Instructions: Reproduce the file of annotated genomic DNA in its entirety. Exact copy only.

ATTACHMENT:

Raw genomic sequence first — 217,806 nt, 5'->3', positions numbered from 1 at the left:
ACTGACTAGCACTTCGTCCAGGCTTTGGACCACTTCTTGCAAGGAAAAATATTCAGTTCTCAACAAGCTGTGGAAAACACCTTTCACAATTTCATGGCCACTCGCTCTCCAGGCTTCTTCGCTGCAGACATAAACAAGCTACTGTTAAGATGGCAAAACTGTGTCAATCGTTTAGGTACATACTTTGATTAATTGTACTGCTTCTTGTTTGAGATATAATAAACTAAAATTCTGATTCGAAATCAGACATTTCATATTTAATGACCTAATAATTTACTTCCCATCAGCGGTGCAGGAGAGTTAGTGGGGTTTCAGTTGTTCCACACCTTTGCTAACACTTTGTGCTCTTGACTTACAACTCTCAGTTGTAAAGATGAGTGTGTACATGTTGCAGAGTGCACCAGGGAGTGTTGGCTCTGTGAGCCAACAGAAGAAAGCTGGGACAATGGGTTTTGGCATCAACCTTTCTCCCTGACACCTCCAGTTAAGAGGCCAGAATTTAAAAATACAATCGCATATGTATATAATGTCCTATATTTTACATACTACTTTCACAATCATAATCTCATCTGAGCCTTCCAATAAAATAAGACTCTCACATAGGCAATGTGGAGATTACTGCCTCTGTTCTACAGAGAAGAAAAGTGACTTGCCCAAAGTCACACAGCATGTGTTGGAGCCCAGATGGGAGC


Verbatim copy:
Raw genomic sequence first — 217,806 nt, 5'->3', positions numbered from 1 at the left:
ACTGACTAGCACTTCGTCCAGGCTTTGGACCACTTCTTGCAAGGAAAAATATTCAGTTCTCAACAAGCTGTGGAAAACACCTTTCACAATTTCATGGCCACTCGCTCTCCAGGCTTCTTCGCTGCAGACATAAACAAGCTACTGTTAAGATGGCAAAACTGTGTCAATCGTTTAGGTACATACTTTGATTAATTGTACTGCTTCTTGTTTGAGATATAATAAACTAAAATTCTGATTCGAAATCAGACATTTCATATTTAATGACCTAATAATTTACTTCCCATCAGCGGTGCAGGAGAGTTAGTGGGGTTTCAGTTGTTCCACACCTTTGCTAACACTTTGTGCTCTTGACTTACAACTCTCAGTTGTAAAGATGAGTGTGTACATGTTGCAGAGTGCACCAGGGAGTGTTGGCTCTGTGAGCCAACAGAAGAAAGCTGGGACAATGGGTTTTGGCATCAACCTTTCTCCCTGACACCTCCAGTTAAGAGGCCAGAATTTAAAAATACAATCGCATATGTATATAATGTCCTATATTTTACATACTACTTTCACAATCATAATCTCATCTGAGCCTTCCAATAAAATAAGACTCTCACATAGGCAATGTGGAGATTACTGCCTCTGTTCTACAGAGAAGAAAAGTGACTTGCCCAAAGTCACACAGCATGTGTTGGAGCCCAGATGGGAGC